Higher students could have to start writing at a number you have left on the table... say 57. Or they have to count backwards from 100 using the counting chart... or count to 100 first and then count by tens starting at 3. Their flashcards could be a higher range of numbers than your other groups are using.
Lower students could have access to a number line, or ten frames to help them build numbers and then write them. They could use a dry erase marker to color in how high they counted before needing to start over and try again to get closer to 100. Their flashcards could be a lower range of numbers than your other groups are using.
Keep lesson materials that are specific to each group (like flashcard sets) in a basket nearby with their group name(s) so they can get materials without you.
Leave materials out on the table that are not specific to each group (like your dry erase markers, baby sock erasers, and workmats) so they can get started without you.
The biggest chunk of time you set will be for your main lesson.
This is where you want to dig deep and spend time.
- talking a little
- asking questions often
- listening a lot
- and watching even more
Teach the standards that make the biggest impact on creating mathematical thinkers.
For us this meant we were usually focused on:
- Composing and decomposing numbers 11-19 (and beyond) using tens and ones
- Making 5 and 10
- Subitizing numbers 1-9 (especially 1-5)
Sometimes this part of your lesson time will be a game, an exploration or a task.
Example: Create ten frame flashcards to make teen numbers as a task. Use them later in subsequent lessons.
Whatever you choose, focus on mastering the standards or going above and beyond the standards with advanced students.
How to differentiate
To differentiate what you do with your groups, you'll want to think about the amount of support you give, the number range students are working with and the expectations.
You may need to alter or completely change those for each group.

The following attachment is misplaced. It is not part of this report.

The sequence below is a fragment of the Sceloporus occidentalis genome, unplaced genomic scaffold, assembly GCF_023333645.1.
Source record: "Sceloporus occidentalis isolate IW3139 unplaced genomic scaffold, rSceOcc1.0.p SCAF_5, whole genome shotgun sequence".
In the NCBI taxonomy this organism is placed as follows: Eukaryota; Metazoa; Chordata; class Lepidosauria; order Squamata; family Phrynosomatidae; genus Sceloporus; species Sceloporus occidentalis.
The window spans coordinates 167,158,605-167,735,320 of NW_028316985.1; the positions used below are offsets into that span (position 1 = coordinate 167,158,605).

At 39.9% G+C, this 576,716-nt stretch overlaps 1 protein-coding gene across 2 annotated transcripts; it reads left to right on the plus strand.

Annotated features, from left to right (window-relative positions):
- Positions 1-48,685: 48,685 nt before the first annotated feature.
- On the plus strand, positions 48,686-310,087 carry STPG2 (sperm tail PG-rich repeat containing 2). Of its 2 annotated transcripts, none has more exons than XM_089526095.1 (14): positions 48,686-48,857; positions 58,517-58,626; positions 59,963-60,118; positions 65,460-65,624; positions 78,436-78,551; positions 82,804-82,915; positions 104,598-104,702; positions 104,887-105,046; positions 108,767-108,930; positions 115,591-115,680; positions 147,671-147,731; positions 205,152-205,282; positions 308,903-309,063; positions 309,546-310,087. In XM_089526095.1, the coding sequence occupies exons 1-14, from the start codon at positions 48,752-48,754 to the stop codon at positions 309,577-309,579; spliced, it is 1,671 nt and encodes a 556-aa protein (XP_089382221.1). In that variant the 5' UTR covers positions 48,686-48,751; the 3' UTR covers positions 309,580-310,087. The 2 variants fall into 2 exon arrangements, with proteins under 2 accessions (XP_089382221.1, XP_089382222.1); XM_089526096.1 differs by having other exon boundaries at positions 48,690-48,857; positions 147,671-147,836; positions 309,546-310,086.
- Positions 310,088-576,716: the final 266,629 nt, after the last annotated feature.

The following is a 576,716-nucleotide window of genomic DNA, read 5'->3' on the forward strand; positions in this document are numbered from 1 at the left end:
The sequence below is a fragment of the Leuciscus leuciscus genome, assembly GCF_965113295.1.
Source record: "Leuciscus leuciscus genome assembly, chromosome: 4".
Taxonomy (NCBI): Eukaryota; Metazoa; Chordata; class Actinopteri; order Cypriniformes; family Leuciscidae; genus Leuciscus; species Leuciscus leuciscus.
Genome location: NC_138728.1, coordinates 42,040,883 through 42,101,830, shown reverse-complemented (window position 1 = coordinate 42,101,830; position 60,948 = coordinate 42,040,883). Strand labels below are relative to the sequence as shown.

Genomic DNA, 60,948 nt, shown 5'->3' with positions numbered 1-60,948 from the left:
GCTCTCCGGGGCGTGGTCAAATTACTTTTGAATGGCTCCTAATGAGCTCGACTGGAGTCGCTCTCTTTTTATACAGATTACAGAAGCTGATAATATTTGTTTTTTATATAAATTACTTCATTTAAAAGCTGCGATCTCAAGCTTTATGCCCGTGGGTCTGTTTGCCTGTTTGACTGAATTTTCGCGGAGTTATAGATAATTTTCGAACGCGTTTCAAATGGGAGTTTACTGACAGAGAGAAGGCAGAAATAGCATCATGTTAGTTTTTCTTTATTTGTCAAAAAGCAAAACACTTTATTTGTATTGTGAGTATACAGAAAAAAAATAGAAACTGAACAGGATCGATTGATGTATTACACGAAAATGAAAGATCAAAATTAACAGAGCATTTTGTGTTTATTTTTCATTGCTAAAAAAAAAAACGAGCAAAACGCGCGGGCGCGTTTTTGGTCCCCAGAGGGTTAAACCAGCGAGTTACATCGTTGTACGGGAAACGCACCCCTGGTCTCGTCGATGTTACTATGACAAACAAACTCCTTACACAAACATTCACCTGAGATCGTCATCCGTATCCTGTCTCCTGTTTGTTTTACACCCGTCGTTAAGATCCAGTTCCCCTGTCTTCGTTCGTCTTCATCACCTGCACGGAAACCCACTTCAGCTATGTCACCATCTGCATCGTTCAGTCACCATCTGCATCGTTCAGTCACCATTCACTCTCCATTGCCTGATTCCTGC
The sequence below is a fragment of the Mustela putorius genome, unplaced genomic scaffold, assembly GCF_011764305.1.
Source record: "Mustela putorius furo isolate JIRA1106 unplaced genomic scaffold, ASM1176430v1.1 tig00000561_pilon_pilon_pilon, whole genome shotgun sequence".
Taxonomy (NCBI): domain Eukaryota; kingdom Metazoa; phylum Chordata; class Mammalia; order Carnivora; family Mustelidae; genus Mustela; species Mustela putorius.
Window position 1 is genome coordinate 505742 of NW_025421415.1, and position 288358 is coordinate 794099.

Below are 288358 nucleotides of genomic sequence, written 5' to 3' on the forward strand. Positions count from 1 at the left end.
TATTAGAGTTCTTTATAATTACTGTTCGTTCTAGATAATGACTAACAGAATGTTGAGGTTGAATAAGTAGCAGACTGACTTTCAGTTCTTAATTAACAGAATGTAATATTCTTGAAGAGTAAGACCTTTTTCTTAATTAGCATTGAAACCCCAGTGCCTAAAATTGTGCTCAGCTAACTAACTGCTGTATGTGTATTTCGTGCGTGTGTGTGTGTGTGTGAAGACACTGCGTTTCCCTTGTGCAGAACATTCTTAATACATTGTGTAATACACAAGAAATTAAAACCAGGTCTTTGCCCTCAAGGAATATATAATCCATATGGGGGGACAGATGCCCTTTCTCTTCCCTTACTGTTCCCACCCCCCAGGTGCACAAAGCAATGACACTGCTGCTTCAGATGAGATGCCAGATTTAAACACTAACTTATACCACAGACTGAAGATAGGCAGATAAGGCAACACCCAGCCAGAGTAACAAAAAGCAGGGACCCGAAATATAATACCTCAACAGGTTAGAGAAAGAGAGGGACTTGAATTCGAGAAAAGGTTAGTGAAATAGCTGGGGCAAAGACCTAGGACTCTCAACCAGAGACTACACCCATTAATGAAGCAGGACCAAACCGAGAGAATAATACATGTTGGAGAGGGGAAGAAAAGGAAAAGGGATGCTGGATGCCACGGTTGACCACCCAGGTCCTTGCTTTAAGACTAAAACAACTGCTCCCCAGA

You have the flexibility to do that to meet their needs.
Think of the wrap-up as an activity or task that closes out your time together that capitalizes on the small audience you have in front of you.
Here are some ideas:
- learn a new activity that will be in the games and activities center (the practice zone)
- explain the new warm-up activity (for the next time they come to the teacher zone)
- play a quick game to review a previously learned concept
Before you transition to see another group or end math for the day, use this time to quickly hit something that extends their time with you.
And if you don't use the wrap-up every day - that's okay. It's your classroom. Sometimes we ran out of time and I didn't get to what I had planned for it.
When it comes to planning guided math lessons it can be easier if you set up a lesson plan format to follow. Hopefully, you can use this three-part plan as your easy-to-use format so you can create guided math lessons successfully.
Remember what we're going for:
- Have a good chunk of time to dig deep in the main lesson, explore, make mistakes and talk through what we're learning
- Have a little time to cover more basic "fluffy" stuff or have time to teach a new related game or activity students will use independently
Want to see a sample guided math group with all three parts?
Continue reading: Composing and decomposing numbers: a guided math lesson plan flow >>